When markets were doing well, people thought they were a lot more tolerant of risk but the financial crisis showed how much volatility they could really handle, and it was less than they had assumed, says Frank Braddock of JHS Capital Advisors in Columbia, S.C.

An advisor can help investors better understand the historical risks of different asset classes and determine one's comfort level through good and bad markets.

Set It and Forget It Doesn't Work

The latest bear market challenged buy-and-hold investing. Heightened volatility and losses across nearly every investment class highlighted the need to shift out of riskier assets to conserve principal and redeploy cash after prices had fallen.

A static portfolio may also not reflect an investor's changing circumstances. While younger investors can be more aggressive with stocks, older investors may have other priorities.

"Regular rebalancing is critical,'' Braddock says, because it forces investors to sell some of their winners and plow the profits into undervalued asset classes.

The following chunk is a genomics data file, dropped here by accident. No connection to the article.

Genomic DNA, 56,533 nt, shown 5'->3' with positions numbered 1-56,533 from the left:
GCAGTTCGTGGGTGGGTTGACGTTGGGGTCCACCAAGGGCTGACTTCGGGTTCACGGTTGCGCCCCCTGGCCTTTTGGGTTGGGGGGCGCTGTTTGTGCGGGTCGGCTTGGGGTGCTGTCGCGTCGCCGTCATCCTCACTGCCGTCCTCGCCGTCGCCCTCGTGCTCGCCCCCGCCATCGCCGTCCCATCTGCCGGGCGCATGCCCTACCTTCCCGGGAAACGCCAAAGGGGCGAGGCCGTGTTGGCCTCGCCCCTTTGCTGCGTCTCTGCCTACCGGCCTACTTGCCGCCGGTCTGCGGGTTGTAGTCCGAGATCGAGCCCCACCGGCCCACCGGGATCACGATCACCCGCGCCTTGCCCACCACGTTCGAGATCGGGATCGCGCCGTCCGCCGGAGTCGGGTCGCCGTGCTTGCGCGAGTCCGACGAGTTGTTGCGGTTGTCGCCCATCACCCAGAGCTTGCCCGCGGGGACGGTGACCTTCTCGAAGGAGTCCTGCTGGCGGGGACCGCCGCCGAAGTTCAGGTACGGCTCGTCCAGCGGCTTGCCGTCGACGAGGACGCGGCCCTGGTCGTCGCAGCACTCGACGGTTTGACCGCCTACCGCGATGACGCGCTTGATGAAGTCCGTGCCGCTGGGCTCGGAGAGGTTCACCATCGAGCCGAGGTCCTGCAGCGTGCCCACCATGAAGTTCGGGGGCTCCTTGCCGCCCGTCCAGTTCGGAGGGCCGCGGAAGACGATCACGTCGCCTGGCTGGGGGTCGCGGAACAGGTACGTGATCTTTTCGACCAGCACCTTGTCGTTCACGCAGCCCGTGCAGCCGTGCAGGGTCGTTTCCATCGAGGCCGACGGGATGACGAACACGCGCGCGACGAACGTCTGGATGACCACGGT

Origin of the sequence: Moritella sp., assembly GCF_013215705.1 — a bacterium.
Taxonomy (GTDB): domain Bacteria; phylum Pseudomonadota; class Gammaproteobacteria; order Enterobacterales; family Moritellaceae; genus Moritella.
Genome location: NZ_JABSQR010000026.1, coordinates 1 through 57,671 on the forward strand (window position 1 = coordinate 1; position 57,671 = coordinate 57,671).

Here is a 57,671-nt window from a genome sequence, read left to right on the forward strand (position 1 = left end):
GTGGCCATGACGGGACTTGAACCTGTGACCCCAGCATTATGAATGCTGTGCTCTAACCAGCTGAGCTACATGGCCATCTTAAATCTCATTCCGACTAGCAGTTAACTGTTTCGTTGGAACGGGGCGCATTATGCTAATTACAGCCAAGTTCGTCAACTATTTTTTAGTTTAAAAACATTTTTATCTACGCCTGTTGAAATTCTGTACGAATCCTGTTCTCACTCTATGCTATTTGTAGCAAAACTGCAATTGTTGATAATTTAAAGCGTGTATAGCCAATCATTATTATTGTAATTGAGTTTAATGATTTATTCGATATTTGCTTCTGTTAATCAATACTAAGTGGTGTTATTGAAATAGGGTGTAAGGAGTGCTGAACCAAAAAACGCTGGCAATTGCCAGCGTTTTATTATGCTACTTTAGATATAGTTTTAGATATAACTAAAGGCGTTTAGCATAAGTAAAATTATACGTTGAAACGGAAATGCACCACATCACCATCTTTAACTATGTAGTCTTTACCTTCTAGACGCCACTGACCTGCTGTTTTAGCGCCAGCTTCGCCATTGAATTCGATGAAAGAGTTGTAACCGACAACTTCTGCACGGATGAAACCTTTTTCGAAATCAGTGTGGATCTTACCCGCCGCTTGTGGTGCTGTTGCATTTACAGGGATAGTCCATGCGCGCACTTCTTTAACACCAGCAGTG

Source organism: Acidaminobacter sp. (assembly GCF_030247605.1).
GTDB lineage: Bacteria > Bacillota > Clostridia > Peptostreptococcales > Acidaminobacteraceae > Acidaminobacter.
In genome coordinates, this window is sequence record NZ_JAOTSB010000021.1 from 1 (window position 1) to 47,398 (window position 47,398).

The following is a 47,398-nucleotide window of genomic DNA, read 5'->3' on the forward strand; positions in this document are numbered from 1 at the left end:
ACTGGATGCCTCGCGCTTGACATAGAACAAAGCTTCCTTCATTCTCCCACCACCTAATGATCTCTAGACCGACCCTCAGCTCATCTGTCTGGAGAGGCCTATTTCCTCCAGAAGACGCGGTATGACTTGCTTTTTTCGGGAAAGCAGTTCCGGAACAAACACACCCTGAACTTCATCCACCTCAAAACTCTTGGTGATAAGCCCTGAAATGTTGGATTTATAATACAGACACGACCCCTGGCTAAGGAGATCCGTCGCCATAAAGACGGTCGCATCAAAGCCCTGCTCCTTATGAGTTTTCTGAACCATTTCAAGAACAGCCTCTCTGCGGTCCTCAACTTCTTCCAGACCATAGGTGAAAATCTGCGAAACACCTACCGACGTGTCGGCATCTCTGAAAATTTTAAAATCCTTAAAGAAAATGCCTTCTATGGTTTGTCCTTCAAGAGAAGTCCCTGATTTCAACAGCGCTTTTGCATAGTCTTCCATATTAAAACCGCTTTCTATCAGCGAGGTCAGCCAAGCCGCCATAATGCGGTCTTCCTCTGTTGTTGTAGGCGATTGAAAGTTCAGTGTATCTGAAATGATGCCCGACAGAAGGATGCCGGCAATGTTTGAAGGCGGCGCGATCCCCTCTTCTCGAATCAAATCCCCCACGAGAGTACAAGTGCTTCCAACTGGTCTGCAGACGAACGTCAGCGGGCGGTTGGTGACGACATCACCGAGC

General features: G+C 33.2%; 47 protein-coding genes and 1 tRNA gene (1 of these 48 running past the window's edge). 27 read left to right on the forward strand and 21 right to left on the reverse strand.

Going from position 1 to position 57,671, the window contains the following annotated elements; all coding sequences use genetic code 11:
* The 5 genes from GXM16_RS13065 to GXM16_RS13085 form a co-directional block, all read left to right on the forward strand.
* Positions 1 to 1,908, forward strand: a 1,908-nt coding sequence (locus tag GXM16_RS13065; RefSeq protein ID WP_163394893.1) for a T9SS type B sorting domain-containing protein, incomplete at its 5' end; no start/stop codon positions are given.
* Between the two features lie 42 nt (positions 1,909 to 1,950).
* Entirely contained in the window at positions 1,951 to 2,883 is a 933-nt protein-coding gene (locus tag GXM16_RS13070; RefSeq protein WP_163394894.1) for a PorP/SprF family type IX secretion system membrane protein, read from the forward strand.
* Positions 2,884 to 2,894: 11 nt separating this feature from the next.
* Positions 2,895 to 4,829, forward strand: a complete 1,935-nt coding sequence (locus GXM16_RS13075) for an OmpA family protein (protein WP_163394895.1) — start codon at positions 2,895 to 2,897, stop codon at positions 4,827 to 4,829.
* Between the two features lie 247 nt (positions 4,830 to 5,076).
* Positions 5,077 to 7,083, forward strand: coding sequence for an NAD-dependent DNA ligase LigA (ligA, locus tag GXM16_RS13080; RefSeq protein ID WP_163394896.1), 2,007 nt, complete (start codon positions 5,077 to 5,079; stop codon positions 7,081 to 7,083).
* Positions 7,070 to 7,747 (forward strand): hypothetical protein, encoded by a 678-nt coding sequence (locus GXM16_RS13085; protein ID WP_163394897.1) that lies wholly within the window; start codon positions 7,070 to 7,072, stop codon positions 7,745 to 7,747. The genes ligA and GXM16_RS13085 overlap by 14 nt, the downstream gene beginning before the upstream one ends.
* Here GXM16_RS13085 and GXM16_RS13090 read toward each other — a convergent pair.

Financial plans constructed by an advisor include a target asset allocation that gets rebalanced regularly to ensure it remains consistent with a client's investment goals.

Still, nearly two-years after the stock market's bottom, major indices have doubled in value and the hiighs of 2007 no longer seem unattainable.

Too Much Information Can Be Dangerous

Blogs and online trading and research tools have made financial information more accessible than ever. All that data may be valuable for amateur stock pickers but Swedroe says it can also induce harmful knee-jerk reactions to news and cause investors to miss the big picture.

"An advisor helps sift through the good and bad knowledge,'' he says.

Swedroe argues that most of us don't have the time, knowledge or analytical horsepower to be successful long term. He suggests investors ask themselves, for example, if they know the difference between geometric and arithmetic returns or can run a Monte Carlo simulation to assess possible investment outcomes.

Advisors with professional designations like certified financial planner, CFP, or chartered financial analyst, CFA, have received rigorous training on markets and investments. They also have access to powerful software that can project future performance, analyze the effects of adding or removing specific investments from a portfolio and other tools not readily available to the general public.